The restoration continues

In the December issue of Here is the News I shared the good news that restoration work is underway on our church pipe organ.

Nigel Laflin and Paul Waton, both of whom are members of Trinity Church, Sutton, are continuing their excellent work. Their main focus initially has been the pedal division, where a lot of notes had stopped working.

The Pedals are of course notes played with the feet. The most important pedal stops are those known as 16 foot (written 16'). A 16' stop sounds an octave lower than the note you play. Its normal function is to reinforce the bass line by giving it depth and substance, as for example the double bass and tuba often do in a symphony orchestra. We have five 16' pedal stops altogether, including the Contra Fagotto (which is effectively a trombone). If you are interested in the complete specification of the organ, you can download it here.

Since I wrote in December, Paul and Nigel have refurbished another 16' pedal stop, which means that four out of the five are now in full working order. So it's 'welcome back' to the Open Diapason: this stop has wooden pipes but is one of the beefier pedal stops. There is another 16' Open Diapason, this one having metal pipes, and restoring this is the next stage of the project.

So, the pedals are receiving most of the TLC at the moment. What about the manuals? (the keyboards played with the hands):

  • The Swell is fully working at present: this division needs complete refurbishment, but individual notes that had failed have been repaired, and further piecemeal repairs could be done if necessary.
  • The Great is also fully working (to all intents and purposes) now that a few isolated problems have been rectified. This division is least in need of a complete overhaul.
  • The third manual, the Choir, is in a very sorry state and needs complete refurbishment. Hopefully this will become the number one project once work on the pedals is complete.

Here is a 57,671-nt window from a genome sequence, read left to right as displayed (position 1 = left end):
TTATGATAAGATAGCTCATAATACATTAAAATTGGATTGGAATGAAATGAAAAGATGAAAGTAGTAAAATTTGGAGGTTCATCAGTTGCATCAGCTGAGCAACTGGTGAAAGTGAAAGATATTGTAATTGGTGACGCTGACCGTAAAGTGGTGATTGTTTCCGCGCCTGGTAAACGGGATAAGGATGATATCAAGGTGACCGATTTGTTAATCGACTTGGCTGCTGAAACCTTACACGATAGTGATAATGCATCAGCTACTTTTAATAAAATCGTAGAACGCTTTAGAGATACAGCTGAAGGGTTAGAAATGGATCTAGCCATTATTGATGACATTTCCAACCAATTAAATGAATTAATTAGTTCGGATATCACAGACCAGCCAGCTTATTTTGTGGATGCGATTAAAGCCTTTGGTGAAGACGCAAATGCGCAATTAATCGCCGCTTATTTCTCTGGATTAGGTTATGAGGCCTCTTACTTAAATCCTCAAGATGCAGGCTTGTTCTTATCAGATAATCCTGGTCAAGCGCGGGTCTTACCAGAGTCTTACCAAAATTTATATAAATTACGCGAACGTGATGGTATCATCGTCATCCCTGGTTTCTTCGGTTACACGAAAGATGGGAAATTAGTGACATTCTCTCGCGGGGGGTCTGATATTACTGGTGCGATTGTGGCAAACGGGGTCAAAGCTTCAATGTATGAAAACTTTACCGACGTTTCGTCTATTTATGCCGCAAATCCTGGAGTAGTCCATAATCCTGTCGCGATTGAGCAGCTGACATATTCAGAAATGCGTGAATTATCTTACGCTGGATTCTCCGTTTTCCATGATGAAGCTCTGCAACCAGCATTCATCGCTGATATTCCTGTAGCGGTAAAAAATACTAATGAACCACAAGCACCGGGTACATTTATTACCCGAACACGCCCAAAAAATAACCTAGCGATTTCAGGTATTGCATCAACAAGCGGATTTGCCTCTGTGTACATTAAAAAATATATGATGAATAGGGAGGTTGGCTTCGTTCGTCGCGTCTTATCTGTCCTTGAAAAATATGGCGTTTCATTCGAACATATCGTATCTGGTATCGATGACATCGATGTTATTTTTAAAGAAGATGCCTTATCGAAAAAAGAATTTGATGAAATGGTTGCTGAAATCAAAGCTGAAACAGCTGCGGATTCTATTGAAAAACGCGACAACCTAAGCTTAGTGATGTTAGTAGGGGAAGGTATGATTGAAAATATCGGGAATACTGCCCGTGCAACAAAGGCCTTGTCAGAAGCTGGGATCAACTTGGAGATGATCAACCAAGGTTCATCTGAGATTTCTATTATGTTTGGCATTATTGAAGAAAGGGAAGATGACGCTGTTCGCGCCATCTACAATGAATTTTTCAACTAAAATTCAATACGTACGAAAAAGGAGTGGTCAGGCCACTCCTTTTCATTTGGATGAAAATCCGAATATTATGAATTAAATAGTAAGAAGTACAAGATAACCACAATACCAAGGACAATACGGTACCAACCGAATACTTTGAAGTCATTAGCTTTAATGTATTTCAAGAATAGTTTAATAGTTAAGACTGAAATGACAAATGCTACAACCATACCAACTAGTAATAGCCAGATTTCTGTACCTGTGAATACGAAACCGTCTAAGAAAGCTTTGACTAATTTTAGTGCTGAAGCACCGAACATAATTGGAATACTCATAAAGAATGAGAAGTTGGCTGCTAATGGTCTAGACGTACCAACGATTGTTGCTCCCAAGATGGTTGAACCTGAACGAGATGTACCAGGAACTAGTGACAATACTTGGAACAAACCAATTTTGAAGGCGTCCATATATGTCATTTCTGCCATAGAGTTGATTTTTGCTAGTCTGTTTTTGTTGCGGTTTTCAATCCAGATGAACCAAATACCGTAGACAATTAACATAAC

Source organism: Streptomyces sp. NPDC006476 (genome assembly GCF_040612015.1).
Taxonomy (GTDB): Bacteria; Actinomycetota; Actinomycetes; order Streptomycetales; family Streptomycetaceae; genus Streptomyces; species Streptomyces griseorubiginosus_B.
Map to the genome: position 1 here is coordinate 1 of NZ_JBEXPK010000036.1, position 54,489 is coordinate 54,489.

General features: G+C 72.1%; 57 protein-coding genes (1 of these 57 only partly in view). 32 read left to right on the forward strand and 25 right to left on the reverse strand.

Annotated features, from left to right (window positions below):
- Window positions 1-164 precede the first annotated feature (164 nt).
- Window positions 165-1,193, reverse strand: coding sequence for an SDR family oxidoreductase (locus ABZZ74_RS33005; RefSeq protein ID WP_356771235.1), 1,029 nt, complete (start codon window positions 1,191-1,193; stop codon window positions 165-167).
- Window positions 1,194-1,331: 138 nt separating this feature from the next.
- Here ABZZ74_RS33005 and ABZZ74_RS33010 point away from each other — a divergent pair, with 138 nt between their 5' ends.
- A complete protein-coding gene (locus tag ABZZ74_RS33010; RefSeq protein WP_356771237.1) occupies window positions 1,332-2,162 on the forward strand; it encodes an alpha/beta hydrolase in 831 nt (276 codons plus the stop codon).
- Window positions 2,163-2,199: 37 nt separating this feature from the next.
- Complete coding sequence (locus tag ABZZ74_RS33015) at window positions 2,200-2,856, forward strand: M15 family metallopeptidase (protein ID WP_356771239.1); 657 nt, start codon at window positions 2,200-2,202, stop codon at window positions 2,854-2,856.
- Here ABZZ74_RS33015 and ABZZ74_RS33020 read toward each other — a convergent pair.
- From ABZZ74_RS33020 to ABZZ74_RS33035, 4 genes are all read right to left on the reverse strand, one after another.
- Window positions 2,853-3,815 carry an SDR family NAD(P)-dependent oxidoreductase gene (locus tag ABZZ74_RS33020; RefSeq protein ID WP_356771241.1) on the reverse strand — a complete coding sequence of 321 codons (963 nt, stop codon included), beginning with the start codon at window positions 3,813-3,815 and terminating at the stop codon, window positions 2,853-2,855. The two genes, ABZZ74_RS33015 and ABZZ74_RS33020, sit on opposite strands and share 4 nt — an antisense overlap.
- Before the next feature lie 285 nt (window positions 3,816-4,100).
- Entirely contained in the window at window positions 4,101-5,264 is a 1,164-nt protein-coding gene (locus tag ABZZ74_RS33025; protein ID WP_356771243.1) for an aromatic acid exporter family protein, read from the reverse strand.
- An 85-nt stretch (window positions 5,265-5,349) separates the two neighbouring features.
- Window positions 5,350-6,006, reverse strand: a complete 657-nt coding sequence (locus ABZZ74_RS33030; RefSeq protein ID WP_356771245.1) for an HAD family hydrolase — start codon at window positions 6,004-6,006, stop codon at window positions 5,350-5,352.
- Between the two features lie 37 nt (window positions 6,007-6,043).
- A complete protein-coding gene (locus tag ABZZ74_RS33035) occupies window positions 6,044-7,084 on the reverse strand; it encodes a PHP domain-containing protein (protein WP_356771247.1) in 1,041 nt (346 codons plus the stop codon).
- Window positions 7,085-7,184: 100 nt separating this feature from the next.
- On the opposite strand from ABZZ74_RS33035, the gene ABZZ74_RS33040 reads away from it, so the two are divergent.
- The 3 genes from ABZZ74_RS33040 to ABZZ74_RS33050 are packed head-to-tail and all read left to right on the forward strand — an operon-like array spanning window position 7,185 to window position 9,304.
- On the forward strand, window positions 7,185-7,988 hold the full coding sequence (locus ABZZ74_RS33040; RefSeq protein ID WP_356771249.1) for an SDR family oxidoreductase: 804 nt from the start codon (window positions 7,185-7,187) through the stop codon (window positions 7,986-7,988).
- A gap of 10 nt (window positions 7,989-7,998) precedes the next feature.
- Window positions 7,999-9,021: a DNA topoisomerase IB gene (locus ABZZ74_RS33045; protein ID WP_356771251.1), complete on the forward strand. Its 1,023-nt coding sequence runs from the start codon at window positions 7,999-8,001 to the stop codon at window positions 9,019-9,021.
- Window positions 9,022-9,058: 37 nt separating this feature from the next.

But why had things stopped working? and what exactly is being mended? For a pipe organ to make a sound you need three things: a pipe (obviously), pressurised air to blow it, and a way of letting the air into the pipe when you press a key. The mechanism that lets the air in is called the 'action'.

The detailed design of the action is complex and ingenious, but fundamental to it is quite a lot of leather. Leather, in the form of sheepskin, is used in pipe organs where components need to move, but also need to remain airtight. Sheepskin is used because it is flexible without being 'springy', and remarkably durable. Even these days no artificial material outperforms it.

However, after 50 or 60 years (or longer), the leather starts to deteriorate and may split. If it ceases to be airtight then the note won't work. (Can you think of any other piece of machinery with moving parts that requires zero maintenance – no oil! – and has an expected lifespan of at least 50 years?)

So, refurbishment of the action primarily consists of replacing the leather pouches and the mini-bellows that – quickly and silently – open and shut the valves that let air into the pipes.

This isn't the whole story: old cotton-covered wiring is being replaced, and some of the lead tubes that feed air to individual pipes are being replaced with a plastic substitute.

Michael Boxall

A version of this article appeared in the March 2019 issue of 'Here is the News'.


Page last updated: 21st August 2020 6:16 PM